I don't feel like I earned my degree.
There. I said it. They always say "the truth will set you free". To be honest, I don't feel much better letting it out, but regardless, there it is.
I started school just wanting to play music because I thought that was all I could do. My professor pushed me to pursue performance, providing me with the logical reasons why, but really, I just think he believed I could do it.
I realize that much too late.
The first two years featured Angelica attempting to muddle through college life and practice. Constantly. I made challenges for myself and I felt determined to chase after them. But somewhere in the middle of that, something changed in me. I don't know what caused it...I just know that during sophomore year I began to care more about the opinions of others and less about my true opinion of myself.
Junior year, I took private conducting lessons. To be honest, I stunk at it. I know I could have done much better if I wasn't afraid of looking silly or being made fun of for facial expressions. I knew what had to be done, and if I could go back now, I would give it my all and to heck with what everyone else thinks!
I had to work even harder in my lessons to achieve the level of success that was required of me. I know it was then that I started becoming a terror. A seed of discontentment rooted itself deep in my core as I listened to every critique my professor brought to my attention and translated it as "you aren't good enough", "you can't do this", "you won't succeed", "why can't you do this right".
I kept fighting my inner self, trying so hard to refocus my mind away from caring about what other people thought and get myself back to caring about my development as a musician.
But you know what?
I failed. Miserably. I cared so much about the opinion of others that it drove me mad. I was a terror and downright bratty more times than I would like to admit. I was always angry and emotional and said so many things in a tone that I regret tenfold. All I wanted was to make others proud of me...to make my professor proud of me...that I lost sight of who I was and how I truly played.
This is what failure feels like. Not messing up a note or forgetting a passage or even missing an hour of practice. Failure is committing yourself body, soul, and spirit to the wrong thing so violently that you cannot free yourself. At least, it was for me.
I listen to pieces I played in orchestra or lessons and amidst the nostalgia are remnants of agony. I can still see my professor bouncing on the podium as he led us through the musicals and giving us musical cues simply by the look in his eyes. I wanted to be like him, but I was afraid of what I would look like trying.
I listen to my senior recital and I can't help but think that I could have walked onto that stage far more confident if I wasn't so hellbent on hearing my professor say "I am so proud of you". Sure, I can hear the growth and improvement from my freshman year performances, but it was no where near where I thought a senior performance major should be and it killed me.
My professor is one of the most amazing and patient men I have ever met. I would have thrown the towel in and stormed out of my office if I had to teach a student like me. He gave me a stern talking to now and then, but he never stopped believing in me. He pushed me so hard to be the musician he knew I could be and I will be forever grateful for it. In my anger, I saw that as nitpicking; trying to prove that I couldn't be as good as I hoped to be. Now I know what a lie that was.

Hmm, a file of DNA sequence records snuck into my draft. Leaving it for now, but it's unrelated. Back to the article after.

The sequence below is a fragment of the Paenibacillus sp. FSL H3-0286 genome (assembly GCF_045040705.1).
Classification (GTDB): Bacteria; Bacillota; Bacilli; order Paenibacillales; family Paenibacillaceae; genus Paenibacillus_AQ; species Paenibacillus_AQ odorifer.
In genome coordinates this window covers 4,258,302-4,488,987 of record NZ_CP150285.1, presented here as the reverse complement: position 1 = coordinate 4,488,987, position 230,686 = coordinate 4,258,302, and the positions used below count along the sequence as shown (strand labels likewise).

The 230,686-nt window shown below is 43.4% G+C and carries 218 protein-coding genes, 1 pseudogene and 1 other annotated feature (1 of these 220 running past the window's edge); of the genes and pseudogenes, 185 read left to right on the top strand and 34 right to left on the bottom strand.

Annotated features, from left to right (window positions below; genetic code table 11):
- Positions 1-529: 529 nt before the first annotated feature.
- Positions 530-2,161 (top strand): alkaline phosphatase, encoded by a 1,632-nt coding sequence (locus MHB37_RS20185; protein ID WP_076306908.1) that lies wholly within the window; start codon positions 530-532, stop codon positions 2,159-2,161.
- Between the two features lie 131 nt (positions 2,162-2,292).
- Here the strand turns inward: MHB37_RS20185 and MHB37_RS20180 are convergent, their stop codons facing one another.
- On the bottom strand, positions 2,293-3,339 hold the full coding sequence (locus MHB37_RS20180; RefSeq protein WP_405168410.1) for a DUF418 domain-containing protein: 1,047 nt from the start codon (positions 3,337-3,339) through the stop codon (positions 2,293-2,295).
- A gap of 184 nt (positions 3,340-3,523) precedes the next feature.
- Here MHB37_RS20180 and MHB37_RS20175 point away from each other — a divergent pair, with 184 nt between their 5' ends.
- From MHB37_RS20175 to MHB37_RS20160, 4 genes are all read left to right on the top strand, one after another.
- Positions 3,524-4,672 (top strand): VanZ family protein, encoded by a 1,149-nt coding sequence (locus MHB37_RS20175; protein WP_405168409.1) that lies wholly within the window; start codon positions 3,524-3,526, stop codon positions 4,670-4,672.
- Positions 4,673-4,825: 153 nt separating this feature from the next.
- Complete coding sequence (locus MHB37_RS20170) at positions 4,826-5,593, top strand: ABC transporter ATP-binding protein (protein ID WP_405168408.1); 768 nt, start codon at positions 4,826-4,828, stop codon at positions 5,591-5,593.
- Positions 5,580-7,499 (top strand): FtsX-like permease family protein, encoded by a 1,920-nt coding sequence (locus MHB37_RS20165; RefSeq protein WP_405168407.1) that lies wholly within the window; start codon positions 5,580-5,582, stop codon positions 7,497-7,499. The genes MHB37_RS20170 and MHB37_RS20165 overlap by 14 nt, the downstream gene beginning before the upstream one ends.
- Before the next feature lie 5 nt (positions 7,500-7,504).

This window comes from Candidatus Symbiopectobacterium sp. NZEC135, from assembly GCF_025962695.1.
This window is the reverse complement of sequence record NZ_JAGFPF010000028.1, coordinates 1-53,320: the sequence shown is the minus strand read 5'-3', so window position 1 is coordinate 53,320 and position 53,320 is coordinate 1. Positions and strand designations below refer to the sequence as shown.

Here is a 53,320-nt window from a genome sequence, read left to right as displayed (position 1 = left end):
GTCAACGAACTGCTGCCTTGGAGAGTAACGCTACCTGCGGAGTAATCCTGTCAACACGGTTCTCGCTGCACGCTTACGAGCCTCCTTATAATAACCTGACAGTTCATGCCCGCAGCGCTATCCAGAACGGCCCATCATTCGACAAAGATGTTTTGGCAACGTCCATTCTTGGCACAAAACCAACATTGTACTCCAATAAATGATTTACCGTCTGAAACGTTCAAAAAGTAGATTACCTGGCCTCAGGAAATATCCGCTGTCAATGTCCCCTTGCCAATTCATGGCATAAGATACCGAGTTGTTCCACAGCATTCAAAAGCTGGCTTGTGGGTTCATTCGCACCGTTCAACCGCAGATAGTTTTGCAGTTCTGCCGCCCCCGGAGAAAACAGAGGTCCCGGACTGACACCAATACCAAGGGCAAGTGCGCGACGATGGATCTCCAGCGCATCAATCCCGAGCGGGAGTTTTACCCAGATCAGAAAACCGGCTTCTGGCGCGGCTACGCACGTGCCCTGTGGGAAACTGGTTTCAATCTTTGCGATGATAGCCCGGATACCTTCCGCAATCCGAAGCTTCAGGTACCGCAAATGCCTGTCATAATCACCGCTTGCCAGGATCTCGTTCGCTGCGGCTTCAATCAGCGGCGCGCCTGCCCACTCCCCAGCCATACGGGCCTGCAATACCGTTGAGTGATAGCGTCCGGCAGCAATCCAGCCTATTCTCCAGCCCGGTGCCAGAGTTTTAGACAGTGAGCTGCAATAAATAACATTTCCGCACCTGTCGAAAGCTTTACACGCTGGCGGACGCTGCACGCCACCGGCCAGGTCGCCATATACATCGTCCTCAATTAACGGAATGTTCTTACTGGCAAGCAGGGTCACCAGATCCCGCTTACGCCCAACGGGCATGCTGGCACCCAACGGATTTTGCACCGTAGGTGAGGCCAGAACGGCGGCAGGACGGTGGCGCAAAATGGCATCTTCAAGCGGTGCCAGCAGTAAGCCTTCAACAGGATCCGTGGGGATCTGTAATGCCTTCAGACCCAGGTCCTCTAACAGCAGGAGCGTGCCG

After graduating, I took a sickeningly long hiatus from my violin because there was so much pain and sadness rooted in it. Instead of practicing for twelve hours a week, I often cried for twelve hours. I knew what I wanted and I knew what needed to be done in myself, but I couldn't figure out how to get there.
I know life doesn't have a reset button, even though we often wish it would. I know that I will always regret the attitude I carried through college, even though I know it will help me grow as a person later. While those four years were some of the best I've had in my short life, they bring tears of sadness to my eyes because I know I missed and messed up a lot of opportunities because I wanted something so bad I was scared of it.
I love music. I love the violin. I love playing. I love to learn new pieces and I love the feeling you get after mastering a hard passage. I love performing in the pit with actors above me. I love sitting on that orchestra stage and making music with other people. I love standing alone, and singing out with my strings. I love the sound of applause.
I love performing.
I was so convinced all through college that I hated it, and I didn't know why I was a performance major. I think it was really that I hated the pressure of performing because letting people down and knowing I disappointed them was my biggest fear. And in the process of attempting to avoid it, I brought it down on myself completely.
If I could go back to IWU and study music again with my professor, I would do so in a heartbeat. I would love a second chance to conduct, play, and perform. If IWU offered a master of music degree, I would be one of the first to sign up, no matter the sacrifices I would have to make. No, I still don't want to be a world-famous concert soloist and travel the world playing concerto after concerto. I simply want to be the best violinist I can be and accomplish amazing things with my music. You may think it would be a waste of time to go to grad school for music when I don't intend to use it in seeking a job.
It would be my second chance.